Association of Intersex in Wild Fish with Wastewater Effluent in the Grand River, Ontario
Tanna, Rajiv Neal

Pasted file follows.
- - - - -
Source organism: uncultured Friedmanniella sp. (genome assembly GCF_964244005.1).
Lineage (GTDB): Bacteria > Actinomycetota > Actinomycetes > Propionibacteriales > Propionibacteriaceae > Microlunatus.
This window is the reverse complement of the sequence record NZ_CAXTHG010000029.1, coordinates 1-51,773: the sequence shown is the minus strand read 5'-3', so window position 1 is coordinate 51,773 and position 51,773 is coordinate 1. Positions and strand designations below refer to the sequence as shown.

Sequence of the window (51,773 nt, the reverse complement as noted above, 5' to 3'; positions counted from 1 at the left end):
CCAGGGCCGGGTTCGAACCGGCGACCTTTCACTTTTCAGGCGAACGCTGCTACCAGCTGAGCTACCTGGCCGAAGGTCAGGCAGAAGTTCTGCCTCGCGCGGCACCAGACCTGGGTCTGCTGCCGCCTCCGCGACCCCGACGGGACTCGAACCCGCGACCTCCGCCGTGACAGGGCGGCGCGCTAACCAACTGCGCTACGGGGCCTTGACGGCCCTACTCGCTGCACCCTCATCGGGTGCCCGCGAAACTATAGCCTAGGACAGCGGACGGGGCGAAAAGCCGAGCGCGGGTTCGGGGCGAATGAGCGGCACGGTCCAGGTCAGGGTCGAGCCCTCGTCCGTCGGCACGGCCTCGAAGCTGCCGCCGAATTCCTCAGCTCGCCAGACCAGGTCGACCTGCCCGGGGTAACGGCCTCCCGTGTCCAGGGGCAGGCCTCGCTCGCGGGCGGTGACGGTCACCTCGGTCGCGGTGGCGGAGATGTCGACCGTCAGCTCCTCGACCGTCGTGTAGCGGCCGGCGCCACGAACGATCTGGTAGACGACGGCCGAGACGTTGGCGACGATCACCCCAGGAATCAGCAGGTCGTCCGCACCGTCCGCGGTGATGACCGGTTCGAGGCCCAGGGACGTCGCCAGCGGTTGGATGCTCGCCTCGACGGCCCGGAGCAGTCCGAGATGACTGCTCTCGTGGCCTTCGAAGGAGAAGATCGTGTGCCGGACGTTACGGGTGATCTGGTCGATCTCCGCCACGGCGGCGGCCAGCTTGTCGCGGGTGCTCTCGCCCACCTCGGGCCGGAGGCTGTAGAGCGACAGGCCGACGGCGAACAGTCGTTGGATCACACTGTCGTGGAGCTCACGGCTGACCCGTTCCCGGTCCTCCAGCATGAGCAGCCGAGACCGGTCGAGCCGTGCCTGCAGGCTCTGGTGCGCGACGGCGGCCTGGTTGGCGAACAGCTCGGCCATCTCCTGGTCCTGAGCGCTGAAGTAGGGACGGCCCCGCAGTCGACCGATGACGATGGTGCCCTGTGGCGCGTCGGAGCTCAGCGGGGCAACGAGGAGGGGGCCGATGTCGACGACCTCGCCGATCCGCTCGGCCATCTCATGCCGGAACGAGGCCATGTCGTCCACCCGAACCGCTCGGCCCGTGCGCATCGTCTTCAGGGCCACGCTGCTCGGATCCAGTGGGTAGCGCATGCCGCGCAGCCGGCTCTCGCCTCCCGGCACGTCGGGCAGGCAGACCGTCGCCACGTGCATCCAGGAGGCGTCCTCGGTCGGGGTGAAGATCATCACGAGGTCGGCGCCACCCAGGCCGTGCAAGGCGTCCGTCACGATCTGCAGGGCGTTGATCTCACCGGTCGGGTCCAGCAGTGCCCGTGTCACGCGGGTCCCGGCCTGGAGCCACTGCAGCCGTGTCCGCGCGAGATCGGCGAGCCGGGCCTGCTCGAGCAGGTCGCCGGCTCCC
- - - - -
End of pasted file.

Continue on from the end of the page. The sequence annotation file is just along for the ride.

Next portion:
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The Grand River watershed is the largest watershed in southern Ontario, and is expected to see major development and urban densification over the next 20 years. An expected 57% increase in population over the next two decades in urban centers such as Kitchener – Waterloo, Cambridge, Guelph and Brantford means an added load on the existing 30 wastewater treatment facilities serving the watershed. A subsequent increase in the amount of average flow and effluent released into the Grand River via the Waterloo and Kitchener wastewater treatment plants is also expected. The Waterloo and Kitchener wastewater plants are both secondary treatment plants, although neither plant currently nitrifies the wastewater prior to release. As a result, increased concentrations of ammonia and nitrate are found downstream of the treatment plant outfalls. Compounds introduced into the Grand River via the discharge of wastewater effluent can have impacts on resident biota such as fish. Disruption of the normal function of endocrine systems in fish has been associated with municipal effluents as well as chemicals that have been detected in these effluents. One of the major responses has been the presence of intersex (oocytes in testes) in fish downstream of the wastewater plant outfalls at sites around the globe. The research in this thesis examined resident fish for the variability and extent of intersex condition by adapting a new fragmented testis technique. Biomarkers of response such as relative gonad weight (GSI), relative liver weight (LSI) and condition (K) were also measured. The study focused on the Rainbow Darter (Etheostoma caeruleum) a dominant benthivorous fish species in the riffle habitats in the Grand River. An increased proportion of male Rainbow Darters sampled immediately downstream of the Waterloo outfall had a gonad lobe containing at least one testis-oocyte. The number of Rainbow Darter with more severe intersex (10-99 oocytes/lobe) also increased immediately downstream of the Waterloo outfall. A much more dramatic expression of intersex proportion and severity (>100 oocytes per testis lobe) was observed further downstream, below the Kitchener outfall. These patterns in intersex presence and severity were also observed in two other species collected at a subset of the original sites. Although there were minimal changes in GSI, LSI and K below the Waterloo outfall, differences were observed downstream of the Kitchener wastewater effluent outfall. Female Rainbow Darter downstream of the Kitchener outfall showed significant decreases in GSI and LSI, and increases in K. Male Rainbow Darter GSI and LSI data across sites did not express changes that coincided with MWWE outfalls, although small increases in condition were observed. These patterns of intersex and organism level responses suggest that the assimilation of wastewater effluent into natural receiving environments may have impacts on endocrine function and energy use and allocation in wild fish.